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Punic Wars and The Development of Carthage

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Many conversations within the idea of alternative history range from the insane to a possible result if the variables fell in the exact time and place. Used as a source of entertainment in literature, games, and moving pictures, certain topics will get the treatment but will also receive the attention of scholars and intellectuals. Dissected and applied in theory, the outcomes vary depending on the necessities for such a course of history to follow through. Amongst those that have been discussed and intellectually investigated, such as John F. Kennedy surviving his assassination or the D-Day landings failing, Carthage runs through the minds of the ‘what if’ when observing the events of the Punic Wars. A state of similar status and power, it rivaled against another whose impact continues to affect our lifetime, the Roman Republic. Though far from analyzing the consequences if Carthage managed to win or survive Rome’s takeover, the aim is on its sustainability and assembly. Carthage’s investment in trade allowed them to display their power of status from its expansion over the western Mediterranean rivaling at an equal foot to Rome’s through the use of colonies, its reign of kings, and its conflict between themselves and the Greeks.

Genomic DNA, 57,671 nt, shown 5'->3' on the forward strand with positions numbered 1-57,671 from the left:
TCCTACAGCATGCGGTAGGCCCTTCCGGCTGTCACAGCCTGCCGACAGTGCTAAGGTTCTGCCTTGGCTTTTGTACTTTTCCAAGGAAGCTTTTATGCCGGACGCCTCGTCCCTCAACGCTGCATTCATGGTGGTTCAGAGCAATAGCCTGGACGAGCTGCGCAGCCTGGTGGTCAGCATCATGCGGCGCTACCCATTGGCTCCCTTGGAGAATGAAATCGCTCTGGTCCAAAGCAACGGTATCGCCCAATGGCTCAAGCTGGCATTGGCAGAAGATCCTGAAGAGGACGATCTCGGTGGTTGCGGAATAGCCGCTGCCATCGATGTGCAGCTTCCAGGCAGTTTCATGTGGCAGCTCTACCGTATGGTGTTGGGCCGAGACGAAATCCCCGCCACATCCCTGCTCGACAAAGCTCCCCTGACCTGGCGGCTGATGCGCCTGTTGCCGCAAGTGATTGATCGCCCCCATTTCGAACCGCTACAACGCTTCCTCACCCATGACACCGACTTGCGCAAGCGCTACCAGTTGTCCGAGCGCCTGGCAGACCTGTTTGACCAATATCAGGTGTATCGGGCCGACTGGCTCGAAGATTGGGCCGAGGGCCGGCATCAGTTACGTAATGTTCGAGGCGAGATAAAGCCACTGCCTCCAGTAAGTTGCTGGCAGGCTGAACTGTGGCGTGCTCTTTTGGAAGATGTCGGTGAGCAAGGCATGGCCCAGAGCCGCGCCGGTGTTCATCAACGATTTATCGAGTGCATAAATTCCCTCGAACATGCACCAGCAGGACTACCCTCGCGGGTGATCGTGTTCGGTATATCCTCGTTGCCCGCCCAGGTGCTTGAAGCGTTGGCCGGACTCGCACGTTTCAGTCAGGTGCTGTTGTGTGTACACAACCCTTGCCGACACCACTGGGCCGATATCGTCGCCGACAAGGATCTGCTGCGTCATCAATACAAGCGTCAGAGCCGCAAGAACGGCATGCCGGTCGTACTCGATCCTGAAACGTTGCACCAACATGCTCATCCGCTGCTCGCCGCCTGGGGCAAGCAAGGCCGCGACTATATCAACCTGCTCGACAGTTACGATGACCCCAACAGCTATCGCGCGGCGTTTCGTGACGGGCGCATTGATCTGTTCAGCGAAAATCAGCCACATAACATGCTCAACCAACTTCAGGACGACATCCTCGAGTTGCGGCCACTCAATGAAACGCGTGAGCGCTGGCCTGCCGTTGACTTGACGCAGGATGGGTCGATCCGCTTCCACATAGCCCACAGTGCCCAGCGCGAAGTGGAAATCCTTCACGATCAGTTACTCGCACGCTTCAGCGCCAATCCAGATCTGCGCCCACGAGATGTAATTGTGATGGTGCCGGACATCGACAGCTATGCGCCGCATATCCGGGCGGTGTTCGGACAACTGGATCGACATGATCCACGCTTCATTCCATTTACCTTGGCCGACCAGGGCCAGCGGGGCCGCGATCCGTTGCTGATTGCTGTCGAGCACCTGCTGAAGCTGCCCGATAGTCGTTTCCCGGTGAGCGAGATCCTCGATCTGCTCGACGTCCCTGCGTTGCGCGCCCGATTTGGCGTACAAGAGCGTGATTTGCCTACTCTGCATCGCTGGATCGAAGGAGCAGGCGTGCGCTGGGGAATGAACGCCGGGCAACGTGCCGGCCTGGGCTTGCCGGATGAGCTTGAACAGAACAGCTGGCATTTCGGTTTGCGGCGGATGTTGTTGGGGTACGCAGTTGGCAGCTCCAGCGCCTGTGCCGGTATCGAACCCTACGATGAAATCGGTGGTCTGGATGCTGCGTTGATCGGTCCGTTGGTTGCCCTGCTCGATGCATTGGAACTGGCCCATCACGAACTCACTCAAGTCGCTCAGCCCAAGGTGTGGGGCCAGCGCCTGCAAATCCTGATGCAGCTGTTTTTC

Since its birth as a Phoenician colony and outgrowing into the capital of a Punic empire, its roots in the profession of trade originated towards its beginning purpose as to facilitate it in the western Mediterranean from the cities of Sidon, Tyre, and others located in modern-day Lebanon. Though Tyre was considered the commercial and political hub of the Phoenicians, ‘its destruction by Alexander the Great passed the leadership to Sidon and then to Carthage’. Each colony paid tribute to Tyre and Sidon with neither of them controlling them, but with Carthage taking up the mantle, it appointed each colony with its own magistrates to rule towns and have much direct control over them. By the end of the 7th century BC, it was becoming one of the leading commercial centers of the western Mediterranean region with its trade of short-lived materials. Establishing colonies and repopulating old Phoenician ones expanded their networks while coming to the defense of other Punic colonies under threat and expanding brought in tribute and men for the army. However, they didn’t conquer lands adjacent to the city prior to going for overseas ventures. They depended on trade and focused their efforts on protecting their trade network, evolving Carthage into an overseas hegemony before their push inland into Africa. Their spread of influence along the west coast remained intact, but wars against the Libyans, Numidians and Mauri did not end with the creation of a Carthaginian empire. Carthage’s degree of control over their territories varied and in ways their hegemony shared the characteristics of powerful entities. The Delian League; its allies sharing defense expenditures, the Spartan Kingdom; with its serf tiling for the Punic elite and state, and the Roman Republic; allies contributing manpower and tribute to furnishing the Roman war machine. Phoenician cities paid annual tributes or provided personnel for the army and navy. They could run their own internal affairs, though with no independent foreign policy. Sardinia and Iberia surrendered control of their domain for Carthaginian protection, which provided a fleet to combat piracy external threats. Gains by these actions elevated Carthage in receiving the status of central authority that cemented their area of control and constant supply of resources to those far equipped to defend themselves.